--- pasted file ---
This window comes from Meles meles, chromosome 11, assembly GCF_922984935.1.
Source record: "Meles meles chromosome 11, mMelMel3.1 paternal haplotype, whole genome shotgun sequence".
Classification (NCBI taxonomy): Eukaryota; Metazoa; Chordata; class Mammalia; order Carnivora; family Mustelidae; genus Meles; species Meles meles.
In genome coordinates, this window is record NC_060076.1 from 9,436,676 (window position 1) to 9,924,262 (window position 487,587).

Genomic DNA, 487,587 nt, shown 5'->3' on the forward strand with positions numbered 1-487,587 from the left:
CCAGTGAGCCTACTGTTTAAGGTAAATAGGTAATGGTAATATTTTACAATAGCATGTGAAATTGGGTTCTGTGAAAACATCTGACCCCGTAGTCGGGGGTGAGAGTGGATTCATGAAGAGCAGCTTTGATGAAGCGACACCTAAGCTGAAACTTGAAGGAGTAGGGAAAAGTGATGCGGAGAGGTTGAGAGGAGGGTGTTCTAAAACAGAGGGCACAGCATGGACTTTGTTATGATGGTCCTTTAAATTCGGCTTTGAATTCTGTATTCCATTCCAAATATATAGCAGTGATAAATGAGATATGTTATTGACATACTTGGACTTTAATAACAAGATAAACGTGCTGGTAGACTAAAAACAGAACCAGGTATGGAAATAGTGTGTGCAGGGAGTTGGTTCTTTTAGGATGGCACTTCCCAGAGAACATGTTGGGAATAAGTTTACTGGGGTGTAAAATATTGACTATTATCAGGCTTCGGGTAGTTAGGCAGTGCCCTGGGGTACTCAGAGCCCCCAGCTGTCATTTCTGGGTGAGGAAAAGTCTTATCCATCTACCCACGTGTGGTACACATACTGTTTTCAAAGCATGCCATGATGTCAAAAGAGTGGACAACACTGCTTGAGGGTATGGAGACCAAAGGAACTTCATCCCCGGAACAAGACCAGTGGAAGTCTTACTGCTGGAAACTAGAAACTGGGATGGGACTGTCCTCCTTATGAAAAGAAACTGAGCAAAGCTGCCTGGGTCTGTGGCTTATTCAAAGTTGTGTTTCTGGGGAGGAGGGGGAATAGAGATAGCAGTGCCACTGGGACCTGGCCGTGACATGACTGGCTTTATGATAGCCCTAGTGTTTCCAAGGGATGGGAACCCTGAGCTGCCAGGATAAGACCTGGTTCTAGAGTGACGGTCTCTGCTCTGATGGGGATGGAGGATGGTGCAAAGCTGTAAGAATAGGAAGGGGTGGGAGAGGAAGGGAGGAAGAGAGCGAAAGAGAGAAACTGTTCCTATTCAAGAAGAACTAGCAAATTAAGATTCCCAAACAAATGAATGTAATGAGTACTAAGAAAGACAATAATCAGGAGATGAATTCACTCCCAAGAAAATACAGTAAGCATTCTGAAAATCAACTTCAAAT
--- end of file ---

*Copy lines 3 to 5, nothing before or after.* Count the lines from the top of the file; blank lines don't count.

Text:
Classification (NCBI taxonomy): Eukaryota; Metazoa; Chordata; class Mammalia; order Carnivora; family Mustelidae; genus Meles; species Meles meles.
In genome coordinates, this window is record NC_060076.1 from 9,436,676 (window position 1) to 9,924,262 (window position 487,587).

Genomic DNA, 487,587 nt, shown 5'->3' on the forward strand with positions numbered 1-487,587 from the left: